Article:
On Nathan Eovaldi’s StrugglesBy
When it was learned that right-hander Nathan Eovaldi was the Dodgers’ main trade chip used to acquire Hanley Ramirez, there were mixed reactions among Marlins fans as well as the rest of the baseball world. Eovaldi was seen as having the potential to be a valuable part of a major league rotation in the future, despite not being seen as a future ace. He came to the Fish with twelve starts-worth of big league experience, and it was clear that Ozzie Guillen planned to stick Eovaldi into a regular spot in the rotation from the get-go.
With Eovaldi now having made six starts in his Marlins career, the numbers haven’t been all that impressive, particularly his latest outing against his former Dodger squad in which he gave up six runs in just three innings of work. Since the trade, the righty has posted a 3-3 record with a 5.33 ERA. One of the keys that I discussed with the trade went down was that Eovaldi’s success would, like it does for many, hinge on his ability to cut his walks down. So far in his six starts with Miami, he’s walked 18 and struck out just 16, but that surprisingly hasn’t been representative of the biggest problem he’s faced with the club to this point.
When you take a closer look at Eovaldi’s numbers for his Marlins career, the most likely reason for his struggles is that unlike in the past, he isn’t getting away with as many mistake pitches. Case in point – Eovaldi’s contact rate has jumped by nearly four percent (80.2 to 83.9), and hitters’ contact rates on balls in the strike zone against him have increased by five percent (82.8 to 87.8). If these numbers qualified, Eovaldi would have the highest contact rate among starters in the National League.
Some of these struggles can be attributed to luck. In his time with the Dodgers last season, hitters posted a .263 BABIP against Eovaldi, compared with .329 this season. Defense is certainly a big part of that, as Los Angeles committed the third-fewest errors in the NL in 2011, while the defense behind Eovaldi for the Marlins has included immovable object Carlos Lee at first base.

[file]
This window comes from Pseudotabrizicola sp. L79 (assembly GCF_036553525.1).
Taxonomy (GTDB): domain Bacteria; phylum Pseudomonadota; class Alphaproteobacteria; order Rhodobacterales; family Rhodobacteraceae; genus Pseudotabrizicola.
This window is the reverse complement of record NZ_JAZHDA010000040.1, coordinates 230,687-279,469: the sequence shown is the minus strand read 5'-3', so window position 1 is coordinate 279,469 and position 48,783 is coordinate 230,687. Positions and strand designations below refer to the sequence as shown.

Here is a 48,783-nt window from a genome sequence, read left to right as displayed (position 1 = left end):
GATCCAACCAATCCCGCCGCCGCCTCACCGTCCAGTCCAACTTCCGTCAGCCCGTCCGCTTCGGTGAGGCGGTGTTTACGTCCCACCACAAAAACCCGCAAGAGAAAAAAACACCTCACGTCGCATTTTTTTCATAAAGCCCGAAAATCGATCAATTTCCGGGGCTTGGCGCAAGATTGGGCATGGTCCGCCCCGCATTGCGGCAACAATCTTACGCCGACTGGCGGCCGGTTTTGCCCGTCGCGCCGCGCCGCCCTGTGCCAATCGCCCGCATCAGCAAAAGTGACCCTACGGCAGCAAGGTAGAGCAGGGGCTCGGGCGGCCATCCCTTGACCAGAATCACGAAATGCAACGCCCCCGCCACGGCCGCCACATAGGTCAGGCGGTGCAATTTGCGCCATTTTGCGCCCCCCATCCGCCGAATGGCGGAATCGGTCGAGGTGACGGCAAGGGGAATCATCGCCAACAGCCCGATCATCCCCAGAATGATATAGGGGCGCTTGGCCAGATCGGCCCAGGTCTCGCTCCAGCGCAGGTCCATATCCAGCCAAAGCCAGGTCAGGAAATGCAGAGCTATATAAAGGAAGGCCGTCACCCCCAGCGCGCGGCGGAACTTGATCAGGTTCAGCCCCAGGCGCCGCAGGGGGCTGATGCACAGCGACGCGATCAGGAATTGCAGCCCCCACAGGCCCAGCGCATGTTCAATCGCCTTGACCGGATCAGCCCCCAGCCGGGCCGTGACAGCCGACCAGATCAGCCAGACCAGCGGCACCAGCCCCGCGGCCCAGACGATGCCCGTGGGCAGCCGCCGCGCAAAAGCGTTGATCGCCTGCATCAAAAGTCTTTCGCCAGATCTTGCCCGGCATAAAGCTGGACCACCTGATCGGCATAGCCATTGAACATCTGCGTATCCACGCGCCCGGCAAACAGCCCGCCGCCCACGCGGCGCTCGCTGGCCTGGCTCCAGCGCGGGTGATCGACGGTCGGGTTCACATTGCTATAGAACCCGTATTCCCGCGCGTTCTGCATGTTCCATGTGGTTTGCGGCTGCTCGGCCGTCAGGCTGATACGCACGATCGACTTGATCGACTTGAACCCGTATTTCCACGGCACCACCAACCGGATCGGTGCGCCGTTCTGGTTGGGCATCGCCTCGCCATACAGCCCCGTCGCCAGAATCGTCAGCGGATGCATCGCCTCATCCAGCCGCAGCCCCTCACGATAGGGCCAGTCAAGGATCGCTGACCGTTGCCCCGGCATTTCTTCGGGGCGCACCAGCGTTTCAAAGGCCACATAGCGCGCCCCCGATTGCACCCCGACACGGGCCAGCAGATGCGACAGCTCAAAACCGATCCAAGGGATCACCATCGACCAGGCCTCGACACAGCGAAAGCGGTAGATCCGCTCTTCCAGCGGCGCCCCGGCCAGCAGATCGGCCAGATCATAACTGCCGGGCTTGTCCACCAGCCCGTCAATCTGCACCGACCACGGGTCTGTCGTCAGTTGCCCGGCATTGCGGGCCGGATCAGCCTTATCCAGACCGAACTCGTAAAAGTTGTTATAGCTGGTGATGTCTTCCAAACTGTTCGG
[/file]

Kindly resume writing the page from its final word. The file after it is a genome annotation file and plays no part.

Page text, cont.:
For Eovaldi to continue to progress as a pitcher, and to be a regular member of the rotation like the Marlins hope he can be, he’s going to have to pitch much more effectively in the strike zone. The slider has been his most effective pitch this season, with opponents hitting just .200 against it, but if he isn’t able to set the pitch up by locating his fastball in the right spots, he won’t end up having much success. And as you can see by this pitch location graph of Eovaldi vs. Lefties from Brooks Baseball, many of these fastballs are missing in the inner-half of the zone, right in the wheelhouse of a left-handed hitter.
There is still plenty of time for Nathan Eovaldi to prove that he’s the pitcher the Marlins hoped they had acquired and he’ll certainly be one of the most intriguing players on the Marlins’ roster to watch in the final month of the season. But if he continues to leave pitches up in the zone and fails to miss bats, it’s likely that there are plenty more struggles on the way.